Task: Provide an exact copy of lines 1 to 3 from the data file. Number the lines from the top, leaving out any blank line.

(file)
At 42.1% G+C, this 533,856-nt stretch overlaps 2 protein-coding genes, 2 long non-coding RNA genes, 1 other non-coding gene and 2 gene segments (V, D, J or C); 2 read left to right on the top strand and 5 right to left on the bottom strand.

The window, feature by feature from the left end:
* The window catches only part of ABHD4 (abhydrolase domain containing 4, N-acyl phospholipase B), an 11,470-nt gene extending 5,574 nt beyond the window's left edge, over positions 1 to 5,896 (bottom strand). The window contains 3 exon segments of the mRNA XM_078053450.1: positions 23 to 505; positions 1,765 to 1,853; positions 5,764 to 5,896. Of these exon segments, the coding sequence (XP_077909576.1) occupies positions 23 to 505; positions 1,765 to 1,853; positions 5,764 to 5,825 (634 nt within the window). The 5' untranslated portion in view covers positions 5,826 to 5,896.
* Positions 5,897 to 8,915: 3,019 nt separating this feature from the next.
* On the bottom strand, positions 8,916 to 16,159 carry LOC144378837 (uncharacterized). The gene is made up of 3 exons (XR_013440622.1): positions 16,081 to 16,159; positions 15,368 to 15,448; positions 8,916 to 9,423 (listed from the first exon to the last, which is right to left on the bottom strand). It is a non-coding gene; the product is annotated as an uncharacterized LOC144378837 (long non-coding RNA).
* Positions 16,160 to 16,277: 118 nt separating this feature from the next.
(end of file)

At 42.1% G+C, this 533,856-nt stretch overlaps 2 protein-coding genes, 2 long non-coding RNA genes, 1 other non-coding gene and 2 gene segments (V, D, J or C); 2 read left to right on the top strand and 5 right to left on the bottom strand.

The window, feature by feature from the left end:
* The window catches only part of ABHD4 (abhydrolase domain containing 4, N-acyl phospholipase B), an 11,470-nt gene extending 5,574 nt beyond the window's left edge, over positions 1 to 5,896 (bottom strand). The window contains 3 exon segments of the mRNA XM_078053450.1: positions 23 to 505; positions 1,765 to 1,853; positions 5,764 to 5,896. Of these exon segments, the coding sequence (XP_077909576.1) occupies positions 23 to 505; positions 1,765 to 1,853; positions 5,764 to 5,825 (634 nt within the window). The 5' untranslated portion in view covers positions 5,826 to 5,896.